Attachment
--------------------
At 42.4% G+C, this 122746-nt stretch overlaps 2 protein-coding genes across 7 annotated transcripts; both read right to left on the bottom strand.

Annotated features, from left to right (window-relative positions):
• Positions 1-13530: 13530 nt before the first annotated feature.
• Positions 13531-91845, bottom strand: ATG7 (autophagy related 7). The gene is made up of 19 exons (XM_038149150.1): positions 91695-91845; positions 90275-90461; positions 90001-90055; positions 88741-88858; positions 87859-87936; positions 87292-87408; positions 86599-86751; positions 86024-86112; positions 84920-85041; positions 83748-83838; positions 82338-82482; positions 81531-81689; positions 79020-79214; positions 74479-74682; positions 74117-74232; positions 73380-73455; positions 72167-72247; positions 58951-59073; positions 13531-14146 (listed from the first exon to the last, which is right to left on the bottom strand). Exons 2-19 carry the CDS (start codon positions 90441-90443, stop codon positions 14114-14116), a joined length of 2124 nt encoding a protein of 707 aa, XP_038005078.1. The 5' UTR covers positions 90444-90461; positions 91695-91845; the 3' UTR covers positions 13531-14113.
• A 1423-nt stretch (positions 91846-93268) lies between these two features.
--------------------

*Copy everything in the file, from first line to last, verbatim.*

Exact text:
At 42.4% G+C, this 122746-nt stretch overlaps 2 protein-coding genes across 7 annotated transcripts; both read right to left on the bottom strand.

Annotated features, from left to right (window-relative positions):
• Positions 1-13530: 13530 nt before the first annotated feature.
• Positions 13531-91845, bottom strand: ATG7 (autophagy related 7). The gene is made up of 19 exons (XM_038149150.1): positions 91695-91845; positions 90275-90461; positions 90001-90055; positions 88741-88858; positions 87859-87936; positions 87292-87408; positions 86599-86751; positions 86024-86112; positions 84920-85041; positions 83748-83838; positions 82338-82482; positions 81531-81689; positions 79020-79214; positions 74479-74682; positions 74117-74232; positions 73380-73455; positions 72167-72247; positions 58951-59073; positions 13531-14146 (listed from the first exon to the last, which is right to left on the bottom strand). Exons 2-19 carry the CDS (start codon positions 90441-90443, stop codon positions 14114-14116), a joined length of 2124 nt encoding a protein of 707 aa, XP_038005078.1. The 5' UTR covers positions 90444-90461; positions 91695-91845; the 3' UTR covers positions 13531-14113.
• A 1423-nt stretch (positions 91846-93268) lies between these two features.